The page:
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Impartially reviewed; 


The genuine \Caufes of the Difcontents .:^t !feiE"W« 


jThe true Occafion of the Delays in that irtpoltan| 

Expedition 5 • ; . 


A regular Account of all the Proceedu 
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M,DCC,LVIII. /Yo"!? 

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Earl of L O U P OR 


A Writer, hot Very lorig fince, drojJfied fome 
ambigtrous words, which might be fup-, 
pofcd to reflea: upon lord Loudon j arid 
the whole people were alarnied: it was an infult 
upon the wifeft mieafures j and an abufe of one of 
the firft Of men* Power in a little time changed 
hands J and the public voice changed with it: 
fluduating and weak as water j and driven, li^^ 
that, any way, with the leaft breath of artful 
men. Nothing \^a9 now expedted, where all 
before fecmed certain of fuccefs j and wagers 
were offered by thofe who affected to be in.the 
fecrets of government, that the reft of the" world 
might form the defigncd opinions. ' 

The meafures were ftill the fame j and the 
man the fame who was to condufk them : and if 
he had no^efervcd the firft extravagant ap- 
plaufe, far^s did he merit the new obloquy. 
The dcfign was as likely to fucceed under one ad^ 
miniftration as another j for "the force to execute 
it was unaltered j and neither the old nor new 

A 2 rainiftgr 








mHiffiry had any fhare in itrcontrivance. The 

ialsifi WiS his aloi\e who.ftood entrufted with the 

execution of it; and there neither was nor js any 

taiufc to doubt,, but he >vQuld have purfued' the 

^^.true path to its fucccfs. 

He is now returned : -and in the place of that 
glory which he would probably nave gained ^^^ 
he has the unfair reprefentJttions of ioterefted men 
to conibat v and hei^rs his conduct arraigned by; 
thofe who haye as little knowledge of the circum-, , 
ftances^ as pf the nature of the fervicc. '^^ 

This his lordfliip' has paifcd hitherto, and I 
fuppofe will coatinuetapa^i over, untegarded. 
' The good and great are above the notice of po- 
pular clamour: but what them^vesf defpifc, o- 
thers often feel for them. I thinjk the earl of 
Loudon wouldbe as much above anfwering fuch » 
acGufations, as defervittg^ttiem: but they are fo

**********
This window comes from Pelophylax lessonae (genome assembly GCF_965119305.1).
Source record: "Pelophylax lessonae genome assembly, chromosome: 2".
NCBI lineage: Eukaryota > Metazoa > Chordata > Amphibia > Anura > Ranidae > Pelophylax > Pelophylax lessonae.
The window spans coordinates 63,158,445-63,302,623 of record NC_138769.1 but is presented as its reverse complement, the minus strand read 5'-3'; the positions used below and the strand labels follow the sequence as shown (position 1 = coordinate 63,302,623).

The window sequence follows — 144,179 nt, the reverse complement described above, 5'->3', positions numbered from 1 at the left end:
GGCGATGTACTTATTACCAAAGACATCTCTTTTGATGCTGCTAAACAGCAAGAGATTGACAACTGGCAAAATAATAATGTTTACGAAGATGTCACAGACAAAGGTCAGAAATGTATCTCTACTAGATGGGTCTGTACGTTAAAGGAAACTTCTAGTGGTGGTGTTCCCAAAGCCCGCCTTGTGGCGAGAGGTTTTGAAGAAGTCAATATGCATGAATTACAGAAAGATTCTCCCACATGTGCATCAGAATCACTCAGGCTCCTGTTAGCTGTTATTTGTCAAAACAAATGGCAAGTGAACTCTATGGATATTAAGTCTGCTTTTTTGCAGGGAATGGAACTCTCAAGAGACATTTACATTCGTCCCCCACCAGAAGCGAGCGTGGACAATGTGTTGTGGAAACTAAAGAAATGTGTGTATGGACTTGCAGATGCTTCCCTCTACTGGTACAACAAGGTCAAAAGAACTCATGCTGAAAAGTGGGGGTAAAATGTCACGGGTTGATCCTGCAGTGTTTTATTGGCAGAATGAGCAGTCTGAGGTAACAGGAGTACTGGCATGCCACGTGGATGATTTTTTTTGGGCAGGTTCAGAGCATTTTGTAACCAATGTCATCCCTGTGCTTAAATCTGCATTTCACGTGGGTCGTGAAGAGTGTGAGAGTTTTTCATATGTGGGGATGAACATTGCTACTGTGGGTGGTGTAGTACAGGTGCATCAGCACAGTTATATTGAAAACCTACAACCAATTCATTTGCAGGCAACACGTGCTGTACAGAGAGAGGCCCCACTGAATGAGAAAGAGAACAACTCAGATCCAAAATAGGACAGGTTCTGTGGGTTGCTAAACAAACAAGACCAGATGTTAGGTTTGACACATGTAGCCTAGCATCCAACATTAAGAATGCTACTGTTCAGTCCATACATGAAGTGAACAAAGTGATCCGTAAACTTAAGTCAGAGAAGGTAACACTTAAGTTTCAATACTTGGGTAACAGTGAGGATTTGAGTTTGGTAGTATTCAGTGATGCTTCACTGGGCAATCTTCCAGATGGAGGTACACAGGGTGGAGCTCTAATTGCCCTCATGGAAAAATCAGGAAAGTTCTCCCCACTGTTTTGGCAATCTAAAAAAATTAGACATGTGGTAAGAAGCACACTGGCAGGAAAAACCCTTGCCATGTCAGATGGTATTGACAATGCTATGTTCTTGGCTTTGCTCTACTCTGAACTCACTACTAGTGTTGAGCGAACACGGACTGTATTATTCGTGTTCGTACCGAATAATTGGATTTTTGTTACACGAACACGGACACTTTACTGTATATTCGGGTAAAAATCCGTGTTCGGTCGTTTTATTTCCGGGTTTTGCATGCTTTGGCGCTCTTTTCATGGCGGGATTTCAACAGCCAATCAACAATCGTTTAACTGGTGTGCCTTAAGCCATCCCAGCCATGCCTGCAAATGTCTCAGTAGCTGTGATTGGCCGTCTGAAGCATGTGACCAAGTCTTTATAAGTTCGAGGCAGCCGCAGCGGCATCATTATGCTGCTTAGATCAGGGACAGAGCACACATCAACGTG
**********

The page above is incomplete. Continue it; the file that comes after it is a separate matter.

cafily refuted, thatit^cr^inuch to be regretted 
if none Ihould <io it. • ' 

The general ppinion of thcfe perfons is, ^at 
leaft it is their general exclamation) that his lord- 
ihip did not fufficiently pufti the feryice^ and 
that Louisbourg might hav«i been taken with the 
force under his command. * They are bold e- 
nough to urge the meafures pf gpirernment in 
changing th^ C(5mmand, as a circumftance of 
proof for their affertion. . 

Jt little bcoomes fuch perfons to judge of the? f c • 
fclutions of a miniftry, wjiich it is impoiTible they 
IRiould underftand : ^nd it wouldbe as improper 
for me to qucftion their impropriety, who aiii is 







rith the 
r js any 
led the 

of that 
gairtedf^^ , 
ted men ' 
jned by; ^ 
circum-, , 

I, and I 
jgarded. ^ 
fpife, o- 
e earl of 
ing fuch » 
ey arc fo 

IS is, "(at 
his lord- 
ice^ and 
with the 
bold e- 
nment in ' 
kftance of 

of the re- 
fible they 
ho am ds 

r far 




)f their- 

ftr fifbh* *ny khcwledge of their- «miy a ! \Mw 
will be cafy Xq (hew, .this nobleman d^cpyed j^d 
ccnfure,; and it muft thcl) be iildificr^nt frbnx. 
whom it comes. "'' ^ r - . " tr^ • '\ 

If it (hail appear by the foUbWing ftif clcteil' 
of circufmftarices, that the carl of Loudon laid i? 
plan of Gyrations, equally for^ thfc glory and in-, 
tcrcft of his country j that this defign received?, 
the fan/ftion oftbegovefnment j andhimfclf, its \ 
author, had the honour of the command : that ^ 
th? meafures. by whith ' he purf9e,d this purpoft/ 
were conformable to leafoi^, and tjre nature of 
jifie fervice "; and that^hey were apprbved bj!" tbofc 
mpft immediately concerned ;- th^ the expedititni 
was pufti€d>yith aH' pofliWc vigour by his lord- ^ 
fhip ; iwitt was rendered impr^(^:iic^bie by su^ 
dents in which he had no tohcern; wen^e